Many of us would like to build enough capital to prepare for the future and enjoy an early retirement. However, this can feel impossible at times. What are the 5 foolproof steps for early retirement? How do we develop a solid plan?
Fortunately, there are some easy steps you can start taking today to help you achieve the F.I.R.E. (Financial Independence Early Retirement) you’ve always dreamed of.
There are no secret tricks and tips. It mainly stems from discipline and consistency. You don’t need to be a Wall Street investment banker or a PhD scientist to outsmart the market. Here are 5 simple steps that will put you on the right path.
1. Increase Annual Savings
Everyone has heard the trite advice of forgoing the precious cup of morning coffee at your favorite hip coffeehouse to save money. This simply isn’t going to get you to retirement though.
You need to build habits of saving. Let me let you in on a little secret; successful people do not have greater will power and determination than your average Joe. The high achievers just remove temptation and practice consistent habits.
Save as much as you possibly can now, and I promise you will not be disappointed by the results in 10 to 30 years from today.
2. Decrease Annual Expenses
It may seem like common sense, but so many of us struggle to grasp this basic concept. Expenses add up very easily and very quickly. It’s important you perform monthly audits of your credit card statements to see how your spending has changed month to month.
It is okay to splurge every once in a while, but be sure to not make it a habit. It’s the same idea of eating healthy. You can stop by the fast food drive-through once in a blue moon, but if you continually practice this bad habit, you will gain weight without a doubt.
Furthermore, avoid consumer and other forms debt like it’s the plague. Even if you are indeed in debt, it’s still easier than you think to rid yourself of debt with the power of positive habits. Again, it may be daunting to turn your net worth from negative to positive, but if millions have done it before, so can you.
3. Make Steady, Consistent Investments
Now, there are some factors here that you have little control over.
Investment Growth Rate: How much your investments compound annually.
Investment growth rate is sometimes at the mercy of the stock or housing market, depending on the year. But overall, you can expect a rate of approximately ~6-7% (with inflation accounted for). Your income from your job may not increase much year over year, unless you pester your boss for a raise or a bonus.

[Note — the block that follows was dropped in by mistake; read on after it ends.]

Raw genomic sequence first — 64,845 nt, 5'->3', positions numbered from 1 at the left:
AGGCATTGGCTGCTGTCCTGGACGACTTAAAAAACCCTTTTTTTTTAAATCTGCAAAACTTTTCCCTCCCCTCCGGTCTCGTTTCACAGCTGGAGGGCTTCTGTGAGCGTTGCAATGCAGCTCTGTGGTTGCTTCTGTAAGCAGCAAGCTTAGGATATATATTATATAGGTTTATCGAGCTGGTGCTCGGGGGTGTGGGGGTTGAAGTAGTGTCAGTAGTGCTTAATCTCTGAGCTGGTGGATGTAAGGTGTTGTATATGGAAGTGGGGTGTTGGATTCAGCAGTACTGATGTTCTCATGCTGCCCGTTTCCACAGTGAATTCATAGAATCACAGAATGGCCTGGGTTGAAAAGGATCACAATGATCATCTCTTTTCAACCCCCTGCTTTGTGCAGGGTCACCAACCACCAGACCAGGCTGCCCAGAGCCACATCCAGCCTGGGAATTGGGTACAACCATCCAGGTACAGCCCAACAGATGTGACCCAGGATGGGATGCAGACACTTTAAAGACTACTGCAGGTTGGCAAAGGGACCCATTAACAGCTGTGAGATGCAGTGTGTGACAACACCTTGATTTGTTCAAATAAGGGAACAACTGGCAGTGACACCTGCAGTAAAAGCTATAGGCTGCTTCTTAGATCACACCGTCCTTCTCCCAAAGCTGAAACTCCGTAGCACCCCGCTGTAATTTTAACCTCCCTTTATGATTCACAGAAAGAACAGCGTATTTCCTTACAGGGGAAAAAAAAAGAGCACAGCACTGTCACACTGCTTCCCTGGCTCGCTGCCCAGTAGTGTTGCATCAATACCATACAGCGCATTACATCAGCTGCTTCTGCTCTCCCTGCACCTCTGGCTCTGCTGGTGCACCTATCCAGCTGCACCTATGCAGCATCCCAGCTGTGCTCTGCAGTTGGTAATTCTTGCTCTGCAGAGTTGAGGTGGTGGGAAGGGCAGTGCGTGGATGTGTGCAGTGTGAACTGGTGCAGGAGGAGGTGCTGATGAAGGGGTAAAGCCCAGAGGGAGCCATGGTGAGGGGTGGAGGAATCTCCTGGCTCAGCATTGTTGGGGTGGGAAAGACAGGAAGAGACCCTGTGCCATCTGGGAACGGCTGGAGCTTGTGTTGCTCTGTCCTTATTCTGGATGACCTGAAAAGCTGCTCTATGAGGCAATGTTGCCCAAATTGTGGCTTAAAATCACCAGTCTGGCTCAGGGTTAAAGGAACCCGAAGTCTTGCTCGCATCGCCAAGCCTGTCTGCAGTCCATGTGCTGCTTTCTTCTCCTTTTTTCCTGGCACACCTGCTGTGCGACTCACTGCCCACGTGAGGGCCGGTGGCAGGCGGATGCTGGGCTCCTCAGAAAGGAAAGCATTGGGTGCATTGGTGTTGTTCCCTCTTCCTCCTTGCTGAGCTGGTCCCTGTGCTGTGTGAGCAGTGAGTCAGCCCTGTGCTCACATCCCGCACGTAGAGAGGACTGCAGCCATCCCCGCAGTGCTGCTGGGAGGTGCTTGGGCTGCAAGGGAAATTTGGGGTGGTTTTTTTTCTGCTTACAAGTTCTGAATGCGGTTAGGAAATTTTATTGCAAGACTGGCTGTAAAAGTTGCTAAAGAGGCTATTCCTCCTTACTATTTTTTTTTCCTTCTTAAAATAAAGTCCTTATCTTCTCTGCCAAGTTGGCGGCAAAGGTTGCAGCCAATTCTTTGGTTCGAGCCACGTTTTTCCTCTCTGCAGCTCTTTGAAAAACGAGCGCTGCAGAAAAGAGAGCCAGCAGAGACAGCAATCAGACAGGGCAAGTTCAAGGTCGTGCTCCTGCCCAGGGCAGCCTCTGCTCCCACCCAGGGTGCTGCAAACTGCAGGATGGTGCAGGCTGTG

Your neighbor, your co-worker, and even your family may argue with you about which stock will provide the best returns, but one thing is for sure:
Time in the market is way more important than timing the market.
Investment and financial analysts will always recommend buying low and selling high, but the truth is, humans simply aren’t robots. We will never be able to flawlessly invest, but we can get the best bang for our buck by letting our investments grow for as long as possible. Let your money do the heavy lifting for you.
Even our cute friend, Raven, can predict stocks better than some money managers that possibly bring home a larger annual salary than both you and I.
4. Diversify Income Streams
The wealthy often have multiple streams of income. Whether this is from stocks, real estate, I.O.U.’s, or even intellectual property, the rich know how to maximize cash flow going into their bank accounts.
The book Rich Dad Poor Dad by Robert Kiyosaki is a great fundamental novel that goes into detail regarding assets (things that make you money) and liabilities (things that lose you money).
Although we will not get involved in judging Kiyosaki’s character and other ventures, the financial community can agree the book is a vital tool to launch your net worth in the right direction.
Feel free to check out Fresh Life Advice’s Monthly Side Income Reports to see the current ways F.L.A. creatively supplementing a corporate paycheck. Again, there is no one-size-fits-all formula to follow, but hopefully this can supply you with myriad ideas to implement in your own life.
5. Use Money to Save Time
Ask yourself, “Self, what is truly the point of early retirement?” To most of us, the purpose of early retirement is to use our time for the things we truly care about. There is no doubt about it; we all have limited time on this Earth. That is the limiting factor that puts the rich and the poor on the same level playing field. What is the difference between the rich and the poor?
Well, the rich are using their hard earned money (or lucky inheritance) to buy back time for the things that truly matter in life: family, friends, hobbies, etc.
The poor, along with a great deal of the middle class, misleadingly think that spending their money on impractical status symbols, such as fancy watches, luxurious cars, and excessive wardrobes will make other people admire them more, and thus increase their happiness. This is, of course, a fallacy as we know that most people only really care about themselves and are often too busy with their own problems to be concerned with what car you drive.
For example, the modern wealthy folks now spend money on nannies, gardeners, maids, and other services that allow them to focus less on daily household chores and more on the mysteries and life experiences that awaits them.
Why Should You Have a Plan?
“Everybody has a plan until they get punched in the mouth.”
-Mike Tyson, Former Heavyweight Boxing Champion
To the contrary, Fresh Life Advice has a formidable rebuttal to this famous opposing quote. F.L.A. would like to emphasize the importance of planning – specifically the right kind of planning. Everybody does have a plan until they get punched in the mouth — the key is planning for what you are going to do AFTER that happens.
One of the biggest reasons why I created a blog was to organize my thoughts coherently and offer advice to the general public. Again, I don’t claim to know more than you. I just hope you learn at least one new thing from me. Moving to different states and taking several different jobs, I’ve run into eclectic groups of people. Oddly enough, I observed that there was a constant underlying accepted corporate dogma.